Fraud Identification of Cow’s Milk in Buffalo’s Milk and It’s Products Using the Polymerase Chain Reaction

AUTHORS

Mehdi Zarei 1 , * , Siavash Maktabi 1 , Mojtaba Nasiri 1

1 Department of Food Hygiene, Faculty of Veterinary Medicine, Shahid Chamran University of Ahvaz, Ahvaz, IR Iran

How to Cite: Zarei M, Maktabi S, Nasiri M. Fraud Identification of Cow’s Milk in Buffalo’s Milk and It’s Products Using the Polymerase Chain Reaction, Jundishapur J Health Sci. 2016 ; 8(4):e60326. doi: 10.17795/jjhs-36555.

ARTICLE INFORMATION

Jundishapur Journal of Health Sciences: 8 (4); e60326
Published Online: September 5, 2016
Article Type: Research Article
Received: January 28, 2016
Revised: February 29, 2016
Accepted: March 2, 2016
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Abstract

Background: In the dairy industry, protection against species substitution or admixture is important for several reasons, including frequent human adverse reactions toward some species milk proteins, and trade and government regulations.

Objectives: The objective of the present study was to assess the purity of buffalo milk and it’s products offered as “pure buffalo” in the market.

Methods: Using species-specific primers, a duplex polymerase chain reaction (PCR) assay was performed to detect the fraudulent addition of cow’s milk to buffalo’s milk and it’s products.

Results: The limit of detection of cow’s milk in buffalo’s milk, yogurt and cheese is 1, 2 and 4%, respectively. Undeclared presence of cow’s milk was detected in 70% of the milk samples, 64% of the yogurt and 52% of the cheese samples. In 10% of the yogurt samples and 14% of the cheese samples, no apparent buffalo-related amplification product was observed, suggesting that cow’s milk was entirely substituted for buffalo’s milk in these samples.

Conclusions: To avoid unfair competition and to assure consumers of accurate labeling, using this method is recommended for regulatory agencies.

Keywords

Milk Cow Buffalo Adulteration Species Identification PCR

Copyright © 2016, Ahvaz Jundishapur University of Medical Sciences. This is an open-access article distributed under the terms of the Creative Commons Attribution-NonCommercial 4.0 International License (http://creativecommons.org/licenses/by-nc/4.0/) which permits copy and redistribute the material just in noncommercial usages, provided the original work is properly cited.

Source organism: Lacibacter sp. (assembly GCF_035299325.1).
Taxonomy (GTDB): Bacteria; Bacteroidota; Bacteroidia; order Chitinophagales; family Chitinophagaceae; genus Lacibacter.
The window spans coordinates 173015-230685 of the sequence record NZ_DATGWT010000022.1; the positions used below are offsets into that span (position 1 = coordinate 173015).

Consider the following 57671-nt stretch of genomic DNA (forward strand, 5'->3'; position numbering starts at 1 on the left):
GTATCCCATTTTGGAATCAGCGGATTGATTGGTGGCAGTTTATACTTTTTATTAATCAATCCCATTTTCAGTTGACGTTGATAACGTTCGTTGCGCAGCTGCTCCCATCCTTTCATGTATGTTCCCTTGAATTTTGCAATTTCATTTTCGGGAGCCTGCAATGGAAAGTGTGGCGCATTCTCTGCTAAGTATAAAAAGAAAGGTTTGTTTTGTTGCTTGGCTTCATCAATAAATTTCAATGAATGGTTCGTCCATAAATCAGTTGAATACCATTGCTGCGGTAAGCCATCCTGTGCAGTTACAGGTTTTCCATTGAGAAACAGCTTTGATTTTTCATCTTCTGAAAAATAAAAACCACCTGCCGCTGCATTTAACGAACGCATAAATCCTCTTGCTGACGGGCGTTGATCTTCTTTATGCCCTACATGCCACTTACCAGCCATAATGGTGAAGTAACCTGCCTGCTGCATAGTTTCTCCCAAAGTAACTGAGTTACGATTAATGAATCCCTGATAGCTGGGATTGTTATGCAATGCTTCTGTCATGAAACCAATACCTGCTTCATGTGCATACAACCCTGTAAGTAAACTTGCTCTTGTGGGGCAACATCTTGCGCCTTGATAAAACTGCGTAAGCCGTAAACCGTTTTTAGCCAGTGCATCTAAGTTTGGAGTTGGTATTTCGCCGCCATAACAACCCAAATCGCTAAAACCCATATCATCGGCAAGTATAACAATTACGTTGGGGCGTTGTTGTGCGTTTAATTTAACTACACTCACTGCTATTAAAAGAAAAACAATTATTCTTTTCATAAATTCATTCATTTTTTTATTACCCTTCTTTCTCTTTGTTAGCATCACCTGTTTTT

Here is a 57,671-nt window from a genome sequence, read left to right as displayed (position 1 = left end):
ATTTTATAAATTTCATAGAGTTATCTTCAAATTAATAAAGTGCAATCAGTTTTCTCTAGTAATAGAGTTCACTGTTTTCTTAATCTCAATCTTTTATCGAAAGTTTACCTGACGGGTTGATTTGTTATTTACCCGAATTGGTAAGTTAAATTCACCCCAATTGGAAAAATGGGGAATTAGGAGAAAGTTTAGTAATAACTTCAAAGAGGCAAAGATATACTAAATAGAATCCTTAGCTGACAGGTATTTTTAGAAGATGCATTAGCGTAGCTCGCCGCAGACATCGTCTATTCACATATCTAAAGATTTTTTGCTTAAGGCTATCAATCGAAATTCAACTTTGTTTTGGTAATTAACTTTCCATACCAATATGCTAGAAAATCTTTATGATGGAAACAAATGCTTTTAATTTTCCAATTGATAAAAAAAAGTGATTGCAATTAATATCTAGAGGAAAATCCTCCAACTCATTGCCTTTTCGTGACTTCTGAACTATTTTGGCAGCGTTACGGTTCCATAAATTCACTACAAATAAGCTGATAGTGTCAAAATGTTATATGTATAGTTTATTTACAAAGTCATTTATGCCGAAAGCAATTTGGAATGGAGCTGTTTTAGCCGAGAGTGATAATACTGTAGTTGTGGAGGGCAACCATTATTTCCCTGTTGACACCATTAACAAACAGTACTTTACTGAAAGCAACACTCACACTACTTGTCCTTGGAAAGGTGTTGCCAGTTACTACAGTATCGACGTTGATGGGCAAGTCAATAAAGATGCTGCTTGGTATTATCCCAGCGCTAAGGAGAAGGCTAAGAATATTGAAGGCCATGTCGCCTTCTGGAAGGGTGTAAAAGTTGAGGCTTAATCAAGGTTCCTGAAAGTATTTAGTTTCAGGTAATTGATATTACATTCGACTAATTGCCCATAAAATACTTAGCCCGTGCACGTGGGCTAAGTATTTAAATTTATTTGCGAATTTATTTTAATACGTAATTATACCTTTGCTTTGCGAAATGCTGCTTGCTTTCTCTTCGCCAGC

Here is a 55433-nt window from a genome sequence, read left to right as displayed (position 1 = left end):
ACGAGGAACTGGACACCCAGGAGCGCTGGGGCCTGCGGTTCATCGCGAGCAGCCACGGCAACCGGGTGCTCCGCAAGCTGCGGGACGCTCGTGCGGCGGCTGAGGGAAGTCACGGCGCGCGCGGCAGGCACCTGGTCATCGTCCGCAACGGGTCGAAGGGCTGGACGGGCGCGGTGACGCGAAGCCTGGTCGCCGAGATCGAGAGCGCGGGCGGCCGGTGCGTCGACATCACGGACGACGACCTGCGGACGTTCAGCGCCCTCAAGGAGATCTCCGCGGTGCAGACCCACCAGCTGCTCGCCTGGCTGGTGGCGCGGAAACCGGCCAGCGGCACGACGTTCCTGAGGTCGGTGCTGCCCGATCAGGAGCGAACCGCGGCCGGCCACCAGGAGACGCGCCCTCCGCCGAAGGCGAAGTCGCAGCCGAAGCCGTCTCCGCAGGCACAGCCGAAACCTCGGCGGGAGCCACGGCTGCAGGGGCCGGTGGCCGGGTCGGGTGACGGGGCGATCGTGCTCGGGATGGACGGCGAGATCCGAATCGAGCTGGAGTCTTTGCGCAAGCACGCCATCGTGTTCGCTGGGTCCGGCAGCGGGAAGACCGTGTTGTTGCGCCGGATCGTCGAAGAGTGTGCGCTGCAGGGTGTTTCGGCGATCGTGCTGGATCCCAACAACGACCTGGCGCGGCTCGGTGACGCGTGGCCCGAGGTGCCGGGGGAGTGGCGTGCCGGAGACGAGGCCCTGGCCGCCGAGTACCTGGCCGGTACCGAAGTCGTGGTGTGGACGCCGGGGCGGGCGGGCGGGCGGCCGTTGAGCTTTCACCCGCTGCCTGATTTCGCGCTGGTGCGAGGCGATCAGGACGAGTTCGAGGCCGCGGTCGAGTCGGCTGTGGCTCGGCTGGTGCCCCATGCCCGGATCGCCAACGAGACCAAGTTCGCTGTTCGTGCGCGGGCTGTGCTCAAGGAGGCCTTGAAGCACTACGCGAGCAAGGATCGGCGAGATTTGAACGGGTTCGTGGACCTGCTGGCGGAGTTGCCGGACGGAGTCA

1. Background

Species identification in milk and dairy products has received special attention in the recent years. In many countries, laws require producers to clarify the type of milk used for manufacturing dairy products. Species identification of milk and dairy products is important for several reasons related to public health, religion, trade and government regulations. However, a widespread adulterant practice found in the dairy industry is the use of a less costly type of milk instead of more expensive ones. An eminent example is the addition of cow’s milk to sheep’s, goat’s or buffalo’s milk or other dairy products that are faultily labeled “pure sheep,” “pure goat,” or “pure buffalo” (1-4).

To assure consumers of accurate labeling, it is necessary to prove the authenticity of labels, using fast, reliable and sensitive methods for species identification. Among many different analytical approaches, which have been used for species identification of milk and dairy products, polymerase chain reaction (PCR)-based methods are the most reliable and sensitive techniques. Polymerase chain reaction-based methods are currently used for milk species identification, including the development of conserved mitochondrial or nuclear DNA primers for PCR amplification, followed by complementary techniques such as sequencing or PCR-Restriction fragment length polymorphism (RFLP). Alternatively, specific primers have been successfully applied for the direct detection of target species in simplex or multiplex PCR formats (1, 4-8).

In South-western Iran, water buffalo is a domestic dairy animal and buffalo’s milk and it’s products, such as yogurt and cheese, have attained great popularity. Increased demand for these products as well as higher prices, have led to the substitution or admixture of buffalo’s milk with cow’s milk.

2. Objectives

The aim of the present study was to assess the purity of buffalo products offered as “pure buffalo” in the market, using species-specific primers.

3. Methods

3.1. Samples

During a four-month period, a total of 150 samples of buffalo’s milk, yogurt and cheese were purchased from supermarkets of Ahvaz, Iran. According to the information provided by the vendors, all samples contained pure buffalo’s milk. All samples were placed in cold portable insulated boxes and transported to the laboratory.